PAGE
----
SOUTH PORTLAND — Commercial pesticides have the potential for serious health effects while also contributing to environmental pollution, according to experts who spoke at a recent city-sponsored meeting on how to grow pesticide-free lawns.
The Aug. 31 event at South Portland High School was held in advance of an ordinance that will prohibit residents from using pesticides on their landscapes beginning next spring. It was sponsored by the city and Bees, Bays and Backyards, a program of Protect South Portland.
The workshop, attended by several dozen people, also outlined methods and reasons for growing a healthy landscape without using offensive chemicals.
The City Council passed an ordinance Sept. 7, 2016, that bans synthetic pesticides from turf, landscape and outdoor pest management activities. The exceptions are those listed by the U.S. Department of Agriculture as “allowed substances.”
The ordinance, which went into effect for municipal properties – excluding golf courses – on May 1, will go into effect on May 1, 2018 for residents. A year later the pesticide ban will be put in place for both the municipal golf course and the privately owned Sable Oaks Golf Club.
The ordinance does not apply to poisonous plants such as poison ivy, pests of significant health importance, such as ticks and mosquitoes, and destructive insects, such as carpenter ants and termites.
During the workshop, Jay Feldman, national director of the advocacy group Beyond Pesticides, based in Washington, D.C., spoke about the dangers of pesticides. Chip Osborne, a national lawn care expert and member of Beyond Pesticides of Marblehead, Massachusetts, gave tips on growing an organic landscape and alternatives to having a lawn.
Feldman told the audience the active ingredients in pesticides “are by nature biologically and chemically active against the target pest, be it an insect or fungus. By definition, these materials kill living things.”
Feldman stressed that not only does the active ingredient in pesticides pose a problem to the health and welfare of people and the environment, but other ingredients can pose an even greater risk.
He said inert ingredients that manufacturers don’t have to disclose are often as toxic as the active ingredients. Inerts – most are petrochemicals such as benzene, toluene or xylene – make up the largest portion of pesticide products, according to Feldman, who also warned residents that pesticides can include contaminants and impurities that are hazardous.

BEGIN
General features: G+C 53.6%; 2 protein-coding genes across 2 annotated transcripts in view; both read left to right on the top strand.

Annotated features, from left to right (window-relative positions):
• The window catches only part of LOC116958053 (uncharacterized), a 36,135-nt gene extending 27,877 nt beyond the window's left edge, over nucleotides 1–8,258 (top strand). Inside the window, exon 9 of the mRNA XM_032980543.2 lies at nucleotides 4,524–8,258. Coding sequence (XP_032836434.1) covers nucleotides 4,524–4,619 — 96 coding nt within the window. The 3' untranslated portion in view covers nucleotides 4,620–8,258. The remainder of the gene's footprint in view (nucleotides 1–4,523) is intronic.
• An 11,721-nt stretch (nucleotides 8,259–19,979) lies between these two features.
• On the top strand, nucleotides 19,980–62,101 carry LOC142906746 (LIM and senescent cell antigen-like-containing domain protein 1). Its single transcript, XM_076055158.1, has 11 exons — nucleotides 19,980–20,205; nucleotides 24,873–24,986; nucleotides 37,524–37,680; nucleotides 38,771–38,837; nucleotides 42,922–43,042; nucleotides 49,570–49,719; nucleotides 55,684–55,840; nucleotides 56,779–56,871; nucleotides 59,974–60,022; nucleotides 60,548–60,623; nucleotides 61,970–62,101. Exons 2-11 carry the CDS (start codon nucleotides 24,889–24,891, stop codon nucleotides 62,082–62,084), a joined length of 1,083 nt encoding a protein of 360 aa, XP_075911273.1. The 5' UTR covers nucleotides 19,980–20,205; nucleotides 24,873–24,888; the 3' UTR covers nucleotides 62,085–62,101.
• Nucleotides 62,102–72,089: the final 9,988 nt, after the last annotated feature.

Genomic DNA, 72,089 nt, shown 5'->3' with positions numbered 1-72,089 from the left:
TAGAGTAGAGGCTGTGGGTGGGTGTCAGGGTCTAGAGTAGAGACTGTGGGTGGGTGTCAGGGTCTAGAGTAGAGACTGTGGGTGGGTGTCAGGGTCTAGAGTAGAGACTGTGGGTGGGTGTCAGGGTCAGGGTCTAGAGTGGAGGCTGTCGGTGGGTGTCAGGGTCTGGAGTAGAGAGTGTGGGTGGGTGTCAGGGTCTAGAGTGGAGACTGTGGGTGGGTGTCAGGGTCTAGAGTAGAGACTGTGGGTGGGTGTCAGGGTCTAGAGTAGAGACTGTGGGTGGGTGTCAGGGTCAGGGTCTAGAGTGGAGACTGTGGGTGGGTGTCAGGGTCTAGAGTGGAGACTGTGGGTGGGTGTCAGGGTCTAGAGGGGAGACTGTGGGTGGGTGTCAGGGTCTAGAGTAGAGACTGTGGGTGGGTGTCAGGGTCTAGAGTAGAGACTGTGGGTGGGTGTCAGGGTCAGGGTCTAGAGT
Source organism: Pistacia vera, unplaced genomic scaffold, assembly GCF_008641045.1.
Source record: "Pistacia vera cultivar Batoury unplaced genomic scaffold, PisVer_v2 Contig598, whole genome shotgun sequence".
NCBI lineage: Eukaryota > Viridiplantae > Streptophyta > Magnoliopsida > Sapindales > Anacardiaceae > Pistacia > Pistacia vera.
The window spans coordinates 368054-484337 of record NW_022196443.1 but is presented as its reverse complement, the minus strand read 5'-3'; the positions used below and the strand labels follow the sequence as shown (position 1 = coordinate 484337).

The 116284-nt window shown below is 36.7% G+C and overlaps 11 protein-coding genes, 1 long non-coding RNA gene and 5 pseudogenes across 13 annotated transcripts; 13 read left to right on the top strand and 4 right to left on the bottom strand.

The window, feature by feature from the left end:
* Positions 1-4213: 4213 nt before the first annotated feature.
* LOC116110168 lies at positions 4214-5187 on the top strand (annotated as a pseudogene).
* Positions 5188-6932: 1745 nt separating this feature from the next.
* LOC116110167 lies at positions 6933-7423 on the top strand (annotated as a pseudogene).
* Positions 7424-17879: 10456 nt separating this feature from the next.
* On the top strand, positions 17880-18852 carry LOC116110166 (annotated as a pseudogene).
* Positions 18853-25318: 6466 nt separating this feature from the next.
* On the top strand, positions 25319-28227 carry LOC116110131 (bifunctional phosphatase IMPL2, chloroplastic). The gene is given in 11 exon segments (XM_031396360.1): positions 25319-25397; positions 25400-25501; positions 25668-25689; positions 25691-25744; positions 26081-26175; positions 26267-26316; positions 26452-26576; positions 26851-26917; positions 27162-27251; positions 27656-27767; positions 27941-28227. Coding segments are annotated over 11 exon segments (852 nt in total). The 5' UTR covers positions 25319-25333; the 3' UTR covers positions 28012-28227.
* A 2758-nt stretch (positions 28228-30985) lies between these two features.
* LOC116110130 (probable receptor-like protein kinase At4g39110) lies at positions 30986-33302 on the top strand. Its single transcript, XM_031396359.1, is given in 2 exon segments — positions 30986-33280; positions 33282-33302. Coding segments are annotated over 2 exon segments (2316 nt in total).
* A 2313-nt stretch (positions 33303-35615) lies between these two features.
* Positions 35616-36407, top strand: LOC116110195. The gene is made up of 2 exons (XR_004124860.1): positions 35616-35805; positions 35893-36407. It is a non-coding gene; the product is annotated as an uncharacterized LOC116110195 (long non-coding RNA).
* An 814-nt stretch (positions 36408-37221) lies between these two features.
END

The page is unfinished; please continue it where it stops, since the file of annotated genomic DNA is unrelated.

Feldman added that metabolites, which are also often more “hazardous than the active ingredients,” are formed when pesticides are mixed with air, water, soil or living organisms.
According to Feldman, there have been 763 studies linking pesticide exposure to health outcomes, including 359 studies on cancer. He said of the 30 commonly used lawn pesticides, 16 are suspected carcinogens; 17 are known or suspected to affect the human hormonal system; 25 cause kidney or liver damage and many are linked to birth defects or are reproductive toxicants.
Of the same 30 pesticides, he said, 19 are groundwater contaminants and almost all are toxic to birds, aquatic life, and bees.
Osborne said another reason for growing organic is “because we want the landscape to get better,” which, he said, is even more possible because the salt and chemicals used in conventional pesticides and fertilizers harm the soil.
Osborne said prime grass-growing season for the area begins around Labor Day and continues for about eight weeks, when important sideways root growth occurs.
Osborne told the audience that “we need to a adopt a systems-based approach” rather than replace one product for another.
“There is absolutely too much grass in the world. That is not to say that we shouldn’t have some around our homes,” Osborne said. He said other options besides grass are perennials, and residents should consider native plant species as often as possible.
Jay Feldman, national director of the Washington, D.C.-based advocacy group Beyond Pesticides, speaks at an Aug. 31 workshop at South Portland High School on how to grow healthy, pesticide-free lawns.